Posted by: lidcblog | September 21, 2011

Pastoral Famines: Potentially the Most Deadly Kind

A quarter-century ago, the Horn of Africa was hit by a famine that killed somewhere between 400,000 and 1 million people and secured the region the unfair reputation as a place of hunger and misery. When famine hit the Horn again this year, analysts and journalists asked the not unreasonable question – will this one be as bad as the 1984-85 famine? For several reasons, this famine could be much worse than that one.

The 1984-85 famine which affected Ethiopia most, but also affected Eritrea (which was then part of Ethiopia) and Sudan, was largely an agricultural famine. This is not to say that it was entirely caused by drought, rather that those who were worst affected were farmers. Struck by three failed rainy seasons and a civil war that placed a stranglehold on the highland countryside in Ethiopia, farmers were neither able to produce the food they needed, nor able to buy it from local markets since traders’ access to markets was curtailed by travel restrictions, the direct targeting of market towns by government forces, and lack of food to buy from larger wholesale markets. As many as 600,000 people were displaced from their homes to areas inside Ethiopia, and another 600,000 sought refuge and assistance in camps in Sudan. Assistance was complicated by aid agencies having to negotiate access with the Ethiopian government. There were then, as there are now, concerns that famine relief might fall into the ‘wrong hands’ or be used to perpetuate the conflict.

But there are important differences between the famine of 1984-85 and that of 2011-12 (for the one we are experiencing now will certainly continue at least into the beginning of next year). The most significant of these differences is that whereas the former was an agricultural famine, this is largely a pastoral and agropastoral famine. While it may seem crass to say so, once people’s immediate food needs are met, the rehabilitation of agricultural households is easier than it is with households that rely substantially on pastoralism. This is where the current famine is different and potentially more dangerous than the earlier one. To start farming again once the drought has passed, people need animals or tractors to plough with (in the highlands virtually all ploughing is done with oxen), seeds, and tools. (They also need land, but all land is nationalized in Ethiopia so people do not lose it by selling it.) These inputs can be provided relatively easily if government or donors are willing.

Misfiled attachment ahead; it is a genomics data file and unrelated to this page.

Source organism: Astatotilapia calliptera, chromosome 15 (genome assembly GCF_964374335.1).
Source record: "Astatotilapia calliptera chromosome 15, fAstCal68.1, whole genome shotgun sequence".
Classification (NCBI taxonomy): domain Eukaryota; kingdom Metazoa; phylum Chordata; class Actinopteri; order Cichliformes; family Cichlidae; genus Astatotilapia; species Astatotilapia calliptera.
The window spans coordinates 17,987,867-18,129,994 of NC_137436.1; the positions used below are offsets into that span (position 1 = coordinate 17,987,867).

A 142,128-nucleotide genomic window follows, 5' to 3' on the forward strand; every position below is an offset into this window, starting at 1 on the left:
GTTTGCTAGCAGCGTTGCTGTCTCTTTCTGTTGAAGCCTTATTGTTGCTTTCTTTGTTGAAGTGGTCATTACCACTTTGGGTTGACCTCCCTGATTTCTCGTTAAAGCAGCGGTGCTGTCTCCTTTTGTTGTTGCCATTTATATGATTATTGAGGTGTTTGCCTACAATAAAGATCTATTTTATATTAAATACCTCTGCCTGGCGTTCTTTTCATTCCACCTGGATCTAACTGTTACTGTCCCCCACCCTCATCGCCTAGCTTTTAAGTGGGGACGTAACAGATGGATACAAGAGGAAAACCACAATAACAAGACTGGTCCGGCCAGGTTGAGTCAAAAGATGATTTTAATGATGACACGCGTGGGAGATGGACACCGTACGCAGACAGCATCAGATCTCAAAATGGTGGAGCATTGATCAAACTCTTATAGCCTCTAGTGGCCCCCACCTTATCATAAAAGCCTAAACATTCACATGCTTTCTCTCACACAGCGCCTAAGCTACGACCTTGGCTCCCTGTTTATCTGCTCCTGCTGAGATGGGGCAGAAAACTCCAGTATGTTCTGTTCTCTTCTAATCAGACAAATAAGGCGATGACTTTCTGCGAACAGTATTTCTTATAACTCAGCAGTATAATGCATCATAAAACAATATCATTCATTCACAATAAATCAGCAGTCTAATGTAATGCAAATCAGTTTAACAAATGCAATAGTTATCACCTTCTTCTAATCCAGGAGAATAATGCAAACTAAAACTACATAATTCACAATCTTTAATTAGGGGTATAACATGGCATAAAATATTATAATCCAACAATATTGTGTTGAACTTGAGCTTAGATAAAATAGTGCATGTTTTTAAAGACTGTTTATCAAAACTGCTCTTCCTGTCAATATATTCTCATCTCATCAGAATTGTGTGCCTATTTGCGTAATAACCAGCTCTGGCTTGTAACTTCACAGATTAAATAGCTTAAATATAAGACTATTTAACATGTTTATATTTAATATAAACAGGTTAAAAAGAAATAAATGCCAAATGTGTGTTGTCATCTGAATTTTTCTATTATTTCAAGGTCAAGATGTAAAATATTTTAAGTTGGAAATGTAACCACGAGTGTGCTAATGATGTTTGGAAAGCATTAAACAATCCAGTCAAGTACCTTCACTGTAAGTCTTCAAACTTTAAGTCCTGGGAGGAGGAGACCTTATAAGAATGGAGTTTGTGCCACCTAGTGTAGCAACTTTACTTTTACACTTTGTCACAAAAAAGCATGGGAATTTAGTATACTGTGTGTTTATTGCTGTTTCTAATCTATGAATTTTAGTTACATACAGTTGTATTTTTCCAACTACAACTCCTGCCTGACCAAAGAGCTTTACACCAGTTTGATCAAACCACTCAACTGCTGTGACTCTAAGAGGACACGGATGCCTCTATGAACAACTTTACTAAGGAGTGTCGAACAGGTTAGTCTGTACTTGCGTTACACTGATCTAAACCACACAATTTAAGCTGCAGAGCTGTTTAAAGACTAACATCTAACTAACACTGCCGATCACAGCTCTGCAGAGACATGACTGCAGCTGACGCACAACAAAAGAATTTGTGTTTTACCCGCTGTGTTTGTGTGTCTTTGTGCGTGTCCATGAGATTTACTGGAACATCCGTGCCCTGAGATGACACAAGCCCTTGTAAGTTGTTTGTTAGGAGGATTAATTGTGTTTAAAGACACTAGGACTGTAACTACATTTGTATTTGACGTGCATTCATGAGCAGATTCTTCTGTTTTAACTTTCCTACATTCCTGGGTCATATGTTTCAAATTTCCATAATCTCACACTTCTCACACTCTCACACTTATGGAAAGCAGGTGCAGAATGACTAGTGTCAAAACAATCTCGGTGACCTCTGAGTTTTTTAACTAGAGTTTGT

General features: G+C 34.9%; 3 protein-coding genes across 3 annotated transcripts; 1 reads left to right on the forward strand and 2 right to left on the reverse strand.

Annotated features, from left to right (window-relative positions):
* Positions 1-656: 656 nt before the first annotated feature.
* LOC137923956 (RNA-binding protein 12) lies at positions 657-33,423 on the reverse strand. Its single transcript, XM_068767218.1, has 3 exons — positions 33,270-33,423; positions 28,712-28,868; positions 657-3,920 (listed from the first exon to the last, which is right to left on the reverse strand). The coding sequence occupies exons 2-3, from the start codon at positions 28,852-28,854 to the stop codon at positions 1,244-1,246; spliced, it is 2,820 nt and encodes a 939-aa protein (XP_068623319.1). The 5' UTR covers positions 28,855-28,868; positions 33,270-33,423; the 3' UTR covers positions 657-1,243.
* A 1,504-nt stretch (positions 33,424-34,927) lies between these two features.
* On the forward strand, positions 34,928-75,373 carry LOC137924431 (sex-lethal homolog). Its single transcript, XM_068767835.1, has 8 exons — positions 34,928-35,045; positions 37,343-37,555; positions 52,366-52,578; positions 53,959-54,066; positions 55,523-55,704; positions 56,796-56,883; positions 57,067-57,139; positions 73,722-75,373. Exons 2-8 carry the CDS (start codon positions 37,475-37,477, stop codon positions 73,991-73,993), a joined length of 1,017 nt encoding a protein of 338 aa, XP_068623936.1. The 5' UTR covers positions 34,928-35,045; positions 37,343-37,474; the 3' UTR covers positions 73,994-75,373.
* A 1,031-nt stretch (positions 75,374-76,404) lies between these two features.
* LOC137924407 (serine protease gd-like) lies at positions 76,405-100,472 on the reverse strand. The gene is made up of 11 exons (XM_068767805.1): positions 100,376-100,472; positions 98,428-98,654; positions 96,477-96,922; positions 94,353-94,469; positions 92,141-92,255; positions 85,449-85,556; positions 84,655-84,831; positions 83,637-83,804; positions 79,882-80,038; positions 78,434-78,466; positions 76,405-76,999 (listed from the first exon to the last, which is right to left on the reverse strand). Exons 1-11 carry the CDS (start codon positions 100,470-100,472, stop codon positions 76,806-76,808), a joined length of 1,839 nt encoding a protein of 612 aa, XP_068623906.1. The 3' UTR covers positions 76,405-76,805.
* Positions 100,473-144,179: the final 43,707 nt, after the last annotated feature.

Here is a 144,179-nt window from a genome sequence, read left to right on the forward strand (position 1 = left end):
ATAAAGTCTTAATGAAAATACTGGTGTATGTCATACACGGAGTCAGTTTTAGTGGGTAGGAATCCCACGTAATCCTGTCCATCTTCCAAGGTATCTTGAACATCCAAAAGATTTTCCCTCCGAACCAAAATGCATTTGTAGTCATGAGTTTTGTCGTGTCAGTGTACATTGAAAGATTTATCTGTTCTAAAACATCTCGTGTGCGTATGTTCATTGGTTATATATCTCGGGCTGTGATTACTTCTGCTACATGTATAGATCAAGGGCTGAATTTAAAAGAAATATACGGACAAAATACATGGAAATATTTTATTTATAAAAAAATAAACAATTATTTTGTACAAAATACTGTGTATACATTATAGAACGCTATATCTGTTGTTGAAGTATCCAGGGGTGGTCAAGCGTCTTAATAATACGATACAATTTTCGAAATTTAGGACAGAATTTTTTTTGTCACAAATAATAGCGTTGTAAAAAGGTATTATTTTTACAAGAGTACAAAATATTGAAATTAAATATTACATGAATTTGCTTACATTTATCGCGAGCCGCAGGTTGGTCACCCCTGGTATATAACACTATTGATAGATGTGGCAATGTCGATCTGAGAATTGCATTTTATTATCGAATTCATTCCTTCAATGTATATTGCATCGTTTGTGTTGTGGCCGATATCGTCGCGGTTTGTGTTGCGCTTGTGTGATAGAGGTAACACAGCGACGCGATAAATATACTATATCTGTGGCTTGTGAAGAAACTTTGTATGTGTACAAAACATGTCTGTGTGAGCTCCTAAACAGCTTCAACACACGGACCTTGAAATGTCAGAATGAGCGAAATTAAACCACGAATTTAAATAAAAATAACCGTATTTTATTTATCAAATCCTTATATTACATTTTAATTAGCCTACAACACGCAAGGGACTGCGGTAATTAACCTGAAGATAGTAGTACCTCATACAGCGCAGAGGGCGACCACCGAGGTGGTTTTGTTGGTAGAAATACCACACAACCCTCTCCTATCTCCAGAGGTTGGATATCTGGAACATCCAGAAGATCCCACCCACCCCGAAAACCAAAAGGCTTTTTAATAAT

In pastoral areas, rehabilitation of people affected by famine is more complicated. Many people who lose their herds are never able to return to pastoralism because they cannot get the five animals that they need to start to raise a viable herd again. The herd is the bank account of the pastoralist, and once the animals have died or been sold for rock-bottom prices, there are no savings to restart their pastoral livelihoods.  No sooner do they start to build up herds than another food shortage starts and they are forced to sell them to buy food. People thus remain camped around cities and towns for years without access to an adequate income. Their vulnerability to continued food insecurity worsens.

In Somalia and pastoral parts of Ethiopia today, those who are pouring into camps in Dadaab, Dolo Ado and Mogadishu have lost the animals they once had. Many have also lost family members. The life-saving operation that is in place now is fraught with difficulties of trying to negotiate access, in Somalia with both the al-Shabaab insurgents and the Transitional Federal Government (both of whom have reportedly tried to block aid deliveries or prevent people from crossing from one side’s area to the other’s to access relief), and in Ethiopia where there has been a sporadic counterinsurgency for the past two decades. In both cases conflict actors are interested in using famine relief for political ends, to win hearts and minds to their own side.  This aspect of the famine is receiving the lion’s share of the media coverage.

But an equally vexing question is: How can rehabilitation be made meaningful in pastoral areas, where the environment dictates that pastoralists must live in dispersed arrangements, where roads are few and far between, and where herds have been decimated and families rendered chronically vulnerable to repeated famine? Local governance in pastoral areas throughout the Horn is weak, as a result of conflict but also neglect. Even while the effort is – and should be – on saving lives in the short term, governments and aid agencies must think now about the difficult question of how meaningful recovery can be promoted. This has not been tried before with any seriousness or success, but it cannot be overlooked again.

Contributed by Dr. Laura Hammond, Senior Lecturer, Department of Development Studies, School of Oriental and African Studies (SOAS)


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